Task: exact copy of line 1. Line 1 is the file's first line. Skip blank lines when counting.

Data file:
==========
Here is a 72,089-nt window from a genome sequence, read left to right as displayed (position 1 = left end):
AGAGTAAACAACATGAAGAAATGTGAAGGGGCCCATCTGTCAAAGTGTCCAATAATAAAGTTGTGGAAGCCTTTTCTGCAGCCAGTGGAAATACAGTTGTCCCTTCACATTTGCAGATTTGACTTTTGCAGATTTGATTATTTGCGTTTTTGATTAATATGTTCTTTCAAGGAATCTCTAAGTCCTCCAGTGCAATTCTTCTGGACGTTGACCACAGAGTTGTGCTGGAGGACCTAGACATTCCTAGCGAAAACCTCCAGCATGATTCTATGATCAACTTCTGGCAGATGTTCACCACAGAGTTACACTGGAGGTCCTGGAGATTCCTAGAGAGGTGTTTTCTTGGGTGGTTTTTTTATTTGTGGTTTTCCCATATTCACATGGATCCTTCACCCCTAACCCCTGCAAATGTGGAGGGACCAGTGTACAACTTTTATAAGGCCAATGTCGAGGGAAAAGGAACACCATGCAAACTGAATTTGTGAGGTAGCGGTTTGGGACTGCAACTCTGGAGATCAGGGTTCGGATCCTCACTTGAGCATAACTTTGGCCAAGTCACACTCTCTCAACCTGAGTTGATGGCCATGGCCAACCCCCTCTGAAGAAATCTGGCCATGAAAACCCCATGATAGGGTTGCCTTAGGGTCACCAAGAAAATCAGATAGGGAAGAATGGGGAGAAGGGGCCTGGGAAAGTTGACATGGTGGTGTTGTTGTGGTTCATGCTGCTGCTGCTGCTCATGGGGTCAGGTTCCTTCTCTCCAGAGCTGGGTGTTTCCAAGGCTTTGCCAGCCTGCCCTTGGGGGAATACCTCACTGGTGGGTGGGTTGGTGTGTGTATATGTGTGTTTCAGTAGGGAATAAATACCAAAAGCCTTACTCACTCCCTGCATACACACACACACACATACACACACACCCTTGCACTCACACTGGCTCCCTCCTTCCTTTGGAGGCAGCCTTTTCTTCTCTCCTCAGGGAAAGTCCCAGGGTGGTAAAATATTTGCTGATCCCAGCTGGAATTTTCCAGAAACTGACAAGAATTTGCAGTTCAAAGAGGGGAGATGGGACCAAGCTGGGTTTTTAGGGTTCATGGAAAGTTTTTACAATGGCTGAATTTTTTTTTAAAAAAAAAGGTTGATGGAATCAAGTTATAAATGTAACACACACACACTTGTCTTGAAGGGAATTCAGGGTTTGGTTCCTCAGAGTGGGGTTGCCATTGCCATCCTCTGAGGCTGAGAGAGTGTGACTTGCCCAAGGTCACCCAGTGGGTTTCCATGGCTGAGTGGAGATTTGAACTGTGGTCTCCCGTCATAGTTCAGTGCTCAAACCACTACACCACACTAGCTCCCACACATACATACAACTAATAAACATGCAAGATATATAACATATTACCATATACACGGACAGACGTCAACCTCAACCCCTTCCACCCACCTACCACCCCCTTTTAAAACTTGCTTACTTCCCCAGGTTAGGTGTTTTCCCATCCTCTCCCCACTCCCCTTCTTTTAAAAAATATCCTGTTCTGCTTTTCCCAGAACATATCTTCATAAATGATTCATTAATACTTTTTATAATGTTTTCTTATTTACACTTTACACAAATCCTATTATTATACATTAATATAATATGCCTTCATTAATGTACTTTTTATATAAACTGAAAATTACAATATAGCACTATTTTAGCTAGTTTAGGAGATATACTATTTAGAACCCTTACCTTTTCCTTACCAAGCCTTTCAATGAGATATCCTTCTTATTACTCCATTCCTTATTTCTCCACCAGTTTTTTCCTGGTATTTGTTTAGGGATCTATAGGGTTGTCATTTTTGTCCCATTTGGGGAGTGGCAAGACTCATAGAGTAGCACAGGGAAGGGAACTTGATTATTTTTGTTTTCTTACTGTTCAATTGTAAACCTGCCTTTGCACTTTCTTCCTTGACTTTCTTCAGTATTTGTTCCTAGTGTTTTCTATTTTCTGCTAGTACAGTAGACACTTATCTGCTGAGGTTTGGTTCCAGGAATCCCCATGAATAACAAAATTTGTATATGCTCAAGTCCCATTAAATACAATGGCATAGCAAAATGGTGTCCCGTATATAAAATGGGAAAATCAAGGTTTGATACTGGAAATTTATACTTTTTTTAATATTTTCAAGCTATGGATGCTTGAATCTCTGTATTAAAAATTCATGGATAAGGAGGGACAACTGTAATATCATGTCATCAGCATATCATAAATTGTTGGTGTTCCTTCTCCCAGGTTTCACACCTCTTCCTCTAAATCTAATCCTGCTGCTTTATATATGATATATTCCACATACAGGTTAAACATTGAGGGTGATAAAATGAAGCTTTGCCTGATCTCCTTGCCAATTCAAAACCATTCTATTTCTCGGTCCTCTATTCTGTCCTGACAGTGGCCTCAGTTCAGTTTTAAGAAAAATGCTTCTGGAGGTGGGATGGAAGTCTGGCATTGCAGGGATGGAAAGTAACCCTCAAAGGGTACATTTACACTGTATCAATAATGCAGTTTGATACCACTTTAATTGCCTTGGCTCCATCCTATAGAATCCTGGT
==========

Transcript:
Here is a 72,089-nt window from a genome sequence, read left to right as displayed (position 1 = left end):